On Community, Solidarity & The Passing of Greatness
“Make up a story... For our sake and yours forget your name in the street; tell us what the world has been to you in the dark places and in the light. Don't tell us what to believe, what to fear. Show us belief's wide skirt and the stitch that unravels fear's caul.”
This week has seen the passing of iconic writer Toni Morrison. The quote above comes from when she won the Nobel Prize for Literature in 1993 and it’s one of my favourites, though there are many. Despite her writings on race, freedom and oppression, I think this is the most inspiring because it goes beyond all of the isms, schisms and other things that divide us and instead speaks to the very essence of us. It asks us to tell our own story, in our own words and in our own way, without fear and this is a message we can take into all areas of our lives. Today however, I’m going to be talking about community and solidarity. Telling our own stories, our own truths, giving our own perspectives, warts and all can be the first steps in building a meaningful community, acting as a beacon to others.
And what will your story be? And how will it be different to the next persons? Questions we all must face, scared of our differences and yet closer than we might imagine. How many are put off telling their story because they fear they have nothing to say (a real fear and one many writers, myself included have faced). I think it was Stephen King who once said of writing fiction, something along the lines of all of the stories have already been written, or at least the general plots have. Take the love story for example; there’ll be romance, but usually with some conflict; sometimes the ending will be happy and sometimes the ending will be sad, but either way a romance is a romance is a romance. And the same is true of all the other genres. But what keeps people coming back? What makes us want to explore other stories even though we may already have an inkling of how they end? Well the answer’s in the details. We want to know the ins and outs. We become invested in the person or the characters and want to see what happens to the individual. And it’s this that makes what YOU have to say important, it’s what makes your story special and unique and worth listening to, the very fact that it is yours.
‘‘If there’s a book that you want to read, but it hasn’t been written yet, then you must write it.’’
So what does this mean when it comes to community building and forging solidarity links? Quite simply it means that you must be willing to take action of some sort. The time for such is now. And if there’s nothing happening in your neighbourhood or town, then you must be willing to step forward, to create the narrative you want to see. It may be scary but you must try and you might well be surprised with the outcome.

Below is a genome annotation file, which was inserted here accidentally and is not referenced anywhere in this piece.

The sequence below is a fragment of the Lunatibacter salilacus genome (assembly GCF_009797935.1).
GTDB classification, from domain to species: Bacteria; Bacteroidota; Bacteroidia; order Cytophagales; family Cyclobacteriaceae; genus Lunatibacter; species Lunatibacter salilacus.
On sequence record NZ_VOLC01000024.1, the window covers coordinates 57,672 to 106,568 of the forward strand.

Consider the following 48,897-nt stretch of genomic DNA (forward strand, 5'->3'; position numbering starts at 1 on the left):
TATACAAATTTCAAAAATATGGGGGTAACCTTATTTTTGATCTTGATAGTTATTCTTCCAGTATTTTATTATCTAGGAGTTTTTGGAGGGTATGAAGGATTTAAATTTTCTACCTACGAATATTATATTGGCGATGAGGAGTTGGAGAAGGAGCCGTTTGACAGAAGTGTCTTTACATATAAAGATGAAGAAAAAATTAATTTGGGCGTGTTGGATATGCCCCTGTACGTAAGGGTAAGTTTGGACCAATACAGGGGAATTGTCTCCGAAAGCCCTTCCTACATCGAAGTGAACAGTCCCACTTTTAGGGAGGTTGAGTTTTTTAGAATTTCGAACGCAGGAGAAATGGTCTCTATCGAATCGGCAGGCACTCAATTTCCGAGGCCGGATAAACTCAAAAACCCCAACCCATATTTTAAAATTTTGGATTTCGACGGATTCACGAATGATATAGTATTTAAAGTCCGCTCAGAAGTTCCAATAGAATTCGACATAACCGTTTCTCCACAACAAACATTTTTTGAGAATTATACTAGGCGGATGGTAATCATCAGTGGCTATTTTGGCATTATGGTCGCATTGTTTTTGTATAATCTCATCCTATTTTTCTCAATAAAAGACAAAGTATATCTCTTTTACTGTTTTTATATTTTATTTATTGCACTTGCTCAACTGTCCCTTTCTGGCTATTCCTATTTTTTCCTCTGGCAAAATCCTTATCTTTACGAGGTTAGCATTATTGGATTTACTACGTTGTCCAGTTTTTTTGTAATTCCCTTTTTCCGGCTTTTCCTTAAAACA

Last weekend I hosted my first ever foraging walk in the town where I live. I’ve been interested in foraging for years, self taught, teaching myself how to identify the plants that grew where I lived, a skill developed ( and continuing to) over the years. Anyway, after being out one day with friends, just casually pointing out the names of the wildflowers we passed, one of them remarked how they’d love to learn and wished there was somewhere they could. That got me to thinking and a few weeks later, there I was, heading nervously to the meeting place I’d advertised. Walking there, I wondered whether I’d be walking solo, or whether there’d only be my sister and friend for support, but as I strode across the car park I saw a lone figure waiting. As I joined her ( a lady who it turns out lives only the next neighbourhood away from me and who had just so happened to have lived in the south of Italy for some years, where such practises are a way of life) and we chatted, others threaded their way towards us until there was a nice group of around ten people.
Now you might not think ten is a lot, but the event had stirred up more interest than I’d ever imagined it would, with others contacting me afterwards asking me to hold another walk because they hadn’t been able to make this one.
The people who came were diverse but all lovely and despite our differences I think everyone was surprised at how well we got on, learning from one another and enjoying each other’s company in a glorious location on a warm summer morning, and to me this is the very beginning of forging meaningful community and links with others who you might not have previously known.
And all of this came about because I decided to host an event. So this is what I mean when I say about creating the narratives you want to see. Use your own unique perspective to share your insights with others. This is writing the book you want to read, this is embodying the change you want to see and making it a reality, as small a step as it might be, it is still the first, and the first step is the most important because from this small stumbling step, surer ones will follow and along the way you will forge links and community with others and together we will all grow stronger.
“The function of freedom is to free someone else.”
~ Toni Morrison
My name is Emma Kathryn, my path is a mixture of traditional European witchcraft, vodou and obeah, a mixture representing my heritage. I live in the sticks with my family where I read tarot, practice witchcraft and drink copious amounts of coffee.
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